Setting up for Off-Season Success
Fall, a time of changing colors, back-to-school, pumpkin everything, and the end of the tri season.
Ack! End of season! What am I to do? I thrive on the structure and challenge of a training plan, and I sometimes feel a bit rudderless when the leaves start to fall. One year, I bought a book on off-season triathlon training, read it cover to cover, set up an elaborate schedule, and promptly burnt out.
Last year, I was doing so well on my baby weight-loss plan and didn’t want to lose that progress, so I registered for an October half-marathon. And another in the spring. The problem is that when I began racing in sprint tris, it was because I knew I could take on a greater fitness challenge but got bored running much more than a 10k. All running and more running makes Suzi a dull girl.
So what’s a girl to do?
For me, the most important thing is to formulate a schedule. But keep it simple. Mine tends to look something like this:
Wednesday: run (and coffee, with my running buddy extraordinaire, without whom I would not survive the week)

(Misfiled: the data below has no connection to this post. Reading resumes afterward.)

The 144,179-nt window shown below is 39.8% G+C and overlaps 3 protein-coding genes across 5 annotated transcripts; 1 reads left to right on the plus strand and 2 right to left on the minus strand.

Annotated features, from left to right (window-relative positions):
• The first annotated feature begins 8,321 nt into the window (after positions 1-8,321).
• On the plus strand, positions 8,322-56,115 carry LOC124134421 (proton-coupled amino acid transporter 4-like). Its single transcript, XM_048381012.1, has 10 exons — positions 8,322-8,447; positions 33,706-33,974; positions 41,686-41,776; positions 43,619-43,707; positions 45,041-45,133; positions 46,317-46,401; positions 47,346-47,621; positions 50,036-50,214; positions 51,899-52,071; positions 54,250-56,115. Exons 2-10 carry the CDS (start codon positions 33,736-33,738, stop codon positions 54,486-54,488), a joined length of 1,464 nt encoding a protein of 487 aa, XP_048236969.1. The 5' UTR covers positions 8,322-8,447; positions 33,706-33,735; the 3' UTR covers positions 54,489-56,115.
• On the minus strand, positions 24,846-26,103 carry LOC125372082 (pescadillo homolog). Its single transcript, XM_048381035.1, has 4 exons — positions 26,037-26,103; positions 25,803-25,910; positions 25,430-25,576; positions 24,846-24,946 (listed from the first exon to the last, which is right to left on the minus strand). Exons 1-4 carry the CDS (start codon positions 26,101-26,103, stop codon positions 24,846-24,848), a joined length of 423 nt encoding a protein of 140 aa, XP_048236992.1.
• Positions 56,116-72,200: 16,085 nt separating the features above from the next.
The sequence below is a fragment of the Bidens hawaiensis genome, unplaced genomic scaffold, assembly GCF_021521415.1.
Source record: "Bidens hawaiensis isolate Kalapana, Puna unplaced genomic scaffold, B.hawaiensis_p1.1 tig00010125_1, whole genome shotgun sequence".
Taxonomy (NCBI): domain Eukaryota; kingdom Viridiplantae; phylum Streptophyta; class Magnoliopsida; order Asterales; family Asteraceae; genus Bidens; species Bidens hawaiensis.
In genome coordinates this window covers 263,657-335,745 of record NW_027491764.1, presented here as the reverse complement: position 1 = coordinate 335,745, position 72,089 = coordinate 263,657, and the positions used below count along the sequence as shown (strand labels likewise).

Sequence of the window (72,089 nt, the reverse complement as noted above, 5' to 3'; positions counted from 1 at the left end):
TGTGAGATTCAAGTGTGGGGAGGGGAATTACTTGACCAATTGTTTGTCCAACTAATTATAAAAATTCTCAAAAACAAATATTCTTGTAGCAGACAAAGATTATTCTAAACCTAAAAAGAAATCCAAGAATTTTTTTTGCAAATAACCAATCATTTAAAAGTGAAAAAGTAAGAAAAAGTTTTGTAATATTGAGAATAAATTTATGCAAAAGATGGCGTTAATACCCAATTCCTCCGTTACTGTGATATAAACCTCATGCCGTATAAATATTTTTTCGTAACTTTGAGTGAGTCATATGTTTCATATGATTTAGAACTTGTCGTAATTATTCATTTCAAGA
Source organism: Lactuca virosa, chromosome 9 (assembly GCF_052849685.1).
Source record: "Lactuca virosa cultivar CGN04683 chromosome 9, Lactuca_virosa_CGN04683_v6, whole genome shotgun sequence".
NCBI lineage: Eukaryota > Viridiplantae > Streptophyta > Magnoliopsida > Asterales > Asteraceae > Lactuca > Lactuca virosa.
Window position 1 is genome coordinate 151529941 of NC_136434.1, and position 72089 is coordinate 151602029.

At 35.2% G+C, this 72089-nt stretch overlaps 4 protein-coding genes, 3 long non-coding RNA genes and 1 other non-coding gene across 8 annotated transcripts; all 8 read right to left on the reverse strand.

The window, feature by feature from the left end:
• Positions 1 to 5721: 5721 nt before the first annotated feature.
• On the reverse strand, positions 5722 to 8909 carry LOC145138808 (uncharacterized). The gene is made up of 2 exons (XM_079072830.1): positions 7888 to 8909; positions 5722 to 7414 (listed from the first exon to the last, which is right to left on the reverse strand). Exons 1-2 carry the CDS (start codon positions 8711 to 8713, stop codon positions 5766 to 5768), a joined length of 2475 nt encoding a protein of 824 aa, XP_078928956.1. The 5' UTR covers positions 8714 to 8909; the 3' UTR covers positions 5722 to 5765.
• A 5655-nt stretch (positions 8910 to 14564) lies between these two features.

Saturday: run (either at o’dark thirty on the ‘mill or with the jog stroller and littles)
That’s it. No distances. No bells and whistles.
Use What You’ve Got
Another strategy that has worked for me is to simply take a copy of the weekly class schedule at the gym and highlight every class that is at my normal exercise time, then pin that up on the inside of my closet door. I have discovered a couple of fun new (to me) classes just a bit outside my comfort zone this way.
If you don’t belong to a gym, just go on YouTube and start searching. Try searching a class you’ve heard of but never tried, or a piece of equipment you have but don’t use. (How many of us bought a balance ball, weights, or whatever that now sit in a corner of the basement?) This might not carry the instant accountability of registering for a class, so consider creating your own “gym schedule” on Excel or just a sheet of paper.
If you want to up your game just a bit, registering for a running race that’s just a bit over your regular distance, but not so far that you can’t mix in other types of exercise, can work.
- Set up a basic framework.
- Allow yourself some wiggle room.
- Write it down.
- And one last tip that I’ve been using for years? Do not underestimate the power of a reward system and those little foil star stickers. If I get enough stars on my calendar, I get some sort of treat.
Maybe even a pumpkin coffee. Happy fall!